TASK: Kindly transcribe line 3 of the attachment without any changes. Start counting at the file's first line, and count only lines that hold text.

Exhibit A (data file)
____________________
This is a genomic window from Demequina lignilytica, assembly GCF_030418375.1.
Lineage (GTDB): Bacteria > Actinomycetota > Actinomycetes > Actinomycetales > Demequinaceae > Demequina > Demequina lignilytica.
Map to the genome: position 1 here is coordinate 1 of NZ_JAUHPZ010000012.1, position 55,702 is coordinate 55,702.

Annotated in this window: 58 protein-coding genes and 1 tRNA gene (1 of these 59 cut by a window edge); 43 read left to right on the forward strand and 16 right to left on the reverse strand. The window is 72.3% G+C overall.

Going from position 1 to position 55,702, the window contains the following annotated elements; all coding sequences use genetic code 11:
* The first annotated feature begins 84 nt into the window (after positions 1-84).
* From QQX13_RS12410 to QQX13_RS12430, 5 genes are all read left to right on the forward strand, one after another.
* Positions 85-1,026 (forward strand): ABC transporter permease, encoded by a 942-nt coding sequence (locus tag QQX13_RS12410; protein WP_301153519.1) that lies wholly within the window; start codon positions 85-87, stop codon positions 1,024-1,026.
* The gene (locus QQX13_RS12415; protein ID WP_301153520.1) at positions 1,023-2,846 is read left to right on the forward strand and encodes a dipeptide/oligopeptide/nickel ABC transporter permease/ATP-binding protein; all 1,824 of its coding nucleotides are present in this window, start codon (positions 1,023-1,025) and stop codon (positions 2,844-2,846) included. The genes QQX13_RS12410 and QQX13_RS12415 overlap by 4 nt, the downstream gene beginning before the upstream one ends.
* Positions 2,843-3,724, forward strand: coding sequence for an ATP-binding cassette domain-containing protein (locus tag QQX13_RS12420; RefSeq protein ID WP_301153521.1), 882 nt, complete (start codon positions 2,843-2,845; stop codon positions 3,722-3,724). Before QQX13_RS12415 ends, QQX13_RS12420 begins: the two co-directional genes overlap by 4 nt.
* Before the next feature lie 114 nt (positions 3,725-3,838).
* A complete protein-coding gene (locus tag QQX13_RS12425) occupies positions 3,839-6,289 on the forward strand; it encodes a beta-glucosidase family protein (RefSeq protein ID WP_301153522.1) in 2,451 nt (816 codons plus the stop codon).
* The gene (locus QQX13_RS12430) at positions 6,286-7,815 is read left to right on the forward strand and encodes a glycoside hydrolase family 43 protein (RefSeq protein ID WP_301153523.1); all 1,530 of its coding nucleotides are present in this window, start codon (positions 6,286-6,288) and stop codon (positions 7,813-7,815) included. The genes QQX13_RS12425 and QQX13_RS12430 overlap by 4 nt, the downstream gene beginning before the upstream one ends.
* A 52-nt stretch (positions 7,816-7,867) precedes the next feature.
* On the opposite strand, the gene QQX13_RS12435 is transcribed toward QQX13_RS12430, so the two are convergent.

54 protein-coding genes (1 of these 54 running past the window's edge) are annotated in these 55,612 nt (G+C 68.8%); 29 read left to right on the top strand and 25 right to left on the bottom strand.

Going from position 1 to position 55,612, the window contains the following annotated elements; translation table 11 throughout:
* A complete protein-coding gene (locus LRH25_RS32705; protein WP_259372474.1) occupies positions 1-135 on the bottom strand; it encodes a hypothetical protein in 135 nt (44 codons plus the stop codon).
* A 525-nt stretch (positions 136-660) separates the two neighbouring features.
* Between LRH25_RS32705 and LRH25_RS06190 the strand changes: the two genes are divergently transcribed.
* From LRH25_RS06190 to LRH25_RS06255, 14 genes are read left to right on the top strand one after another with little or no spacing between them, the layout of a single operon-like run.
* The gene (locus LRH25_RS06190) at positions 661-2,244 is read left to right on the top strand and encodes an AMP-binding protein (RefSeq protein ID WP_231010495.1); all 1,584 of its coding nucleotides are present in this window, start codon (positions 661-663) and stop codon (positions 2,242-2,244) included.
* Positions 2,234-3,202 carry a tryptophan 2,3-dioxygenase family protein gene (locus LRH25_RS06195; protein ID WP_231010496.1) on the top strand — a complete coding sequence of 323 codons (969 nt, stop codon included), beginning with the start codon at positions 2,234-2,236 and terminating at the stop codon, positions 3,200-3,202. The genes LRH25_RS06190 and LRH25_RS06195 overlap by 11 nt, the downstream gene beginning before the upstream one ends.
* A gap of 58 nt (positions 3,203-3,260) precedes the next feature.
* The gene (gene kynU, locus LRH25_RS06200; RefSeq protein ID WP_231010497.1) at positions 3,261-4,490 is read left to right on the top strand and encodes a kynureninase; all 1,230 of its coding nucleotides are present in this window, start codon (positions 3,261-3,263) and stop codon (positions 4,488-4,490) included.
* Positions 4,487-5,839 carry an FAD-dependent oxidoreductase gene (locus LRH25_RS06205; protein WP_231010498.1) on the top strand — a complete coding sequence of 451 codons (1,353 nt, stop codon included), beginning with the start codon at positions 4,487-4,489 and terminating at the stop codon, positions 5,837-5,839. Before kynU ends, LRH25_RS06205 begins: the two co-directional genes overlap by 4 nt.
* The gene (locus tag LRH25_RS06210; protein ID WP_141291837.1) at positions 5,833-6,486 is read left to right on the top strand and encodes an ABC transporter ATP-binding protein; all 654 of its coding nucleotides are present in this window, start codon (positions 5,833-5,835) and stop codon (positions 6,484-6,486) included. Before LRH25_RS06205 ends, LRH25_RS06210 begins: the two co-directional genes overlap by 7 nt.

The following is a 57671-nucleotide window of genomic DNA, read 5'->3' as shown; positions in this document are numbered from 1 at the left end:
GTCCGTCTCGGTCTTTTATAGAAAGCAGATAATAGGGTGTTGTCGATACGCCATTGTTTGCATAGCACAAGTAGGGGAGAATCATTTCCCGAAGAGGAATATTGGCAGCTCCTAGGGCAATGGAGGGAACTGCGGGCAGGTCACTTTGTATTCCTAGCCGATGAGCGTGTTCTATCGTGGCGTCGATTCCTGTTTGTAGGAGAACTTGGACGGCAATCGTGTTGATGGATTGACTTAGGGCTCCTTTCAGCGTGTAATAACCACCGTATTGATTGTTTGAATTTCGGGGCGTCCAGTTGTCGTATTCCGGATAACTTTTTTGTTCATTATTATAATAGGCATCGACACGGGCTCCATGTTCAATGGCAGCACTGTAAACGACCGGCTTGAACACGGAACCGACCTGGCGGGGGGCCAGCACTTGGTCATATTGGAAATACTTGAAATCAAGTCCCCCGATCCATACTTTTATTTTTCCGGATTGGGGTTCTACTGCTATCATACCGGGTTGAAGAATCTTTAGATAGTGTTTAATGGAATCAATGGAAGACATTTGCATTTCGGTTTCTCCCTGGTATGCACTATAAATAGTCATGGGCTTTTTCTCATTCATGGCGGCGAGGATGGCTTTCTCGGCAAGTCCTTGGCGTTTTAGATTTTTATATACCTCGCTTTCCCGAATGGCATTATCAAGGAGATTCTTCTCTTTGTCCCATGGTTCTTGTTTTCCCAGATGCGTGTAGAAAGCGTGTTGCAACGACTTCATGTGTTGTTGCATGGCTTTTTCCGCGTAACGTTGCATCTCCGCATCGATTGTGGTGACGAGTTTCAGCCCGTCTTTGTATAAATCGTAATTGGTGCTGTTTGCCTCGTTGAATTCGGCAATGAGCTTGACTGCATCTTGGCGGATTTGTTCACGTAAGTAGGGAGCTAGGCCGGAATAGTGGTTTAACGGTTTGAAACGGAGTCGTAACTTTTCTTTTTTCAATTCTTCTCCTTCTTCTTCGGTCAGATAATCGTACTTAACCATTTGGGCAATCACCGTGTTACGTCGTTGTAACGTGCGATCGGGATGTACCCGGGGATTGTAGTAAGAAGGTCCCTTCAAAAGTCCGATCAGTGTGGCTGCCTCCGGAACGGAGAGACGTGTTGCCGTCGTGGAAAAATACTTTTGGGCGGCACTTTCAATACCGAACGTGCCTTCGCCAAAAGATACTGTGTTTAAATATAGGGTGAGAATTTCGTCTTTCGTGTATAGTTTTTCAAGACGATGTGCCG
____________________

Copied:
Map to the genome: position 1 here is coordinate 1 of NZ_JAUHPZ010000012.1, position 55,702 is coordinate 55,702.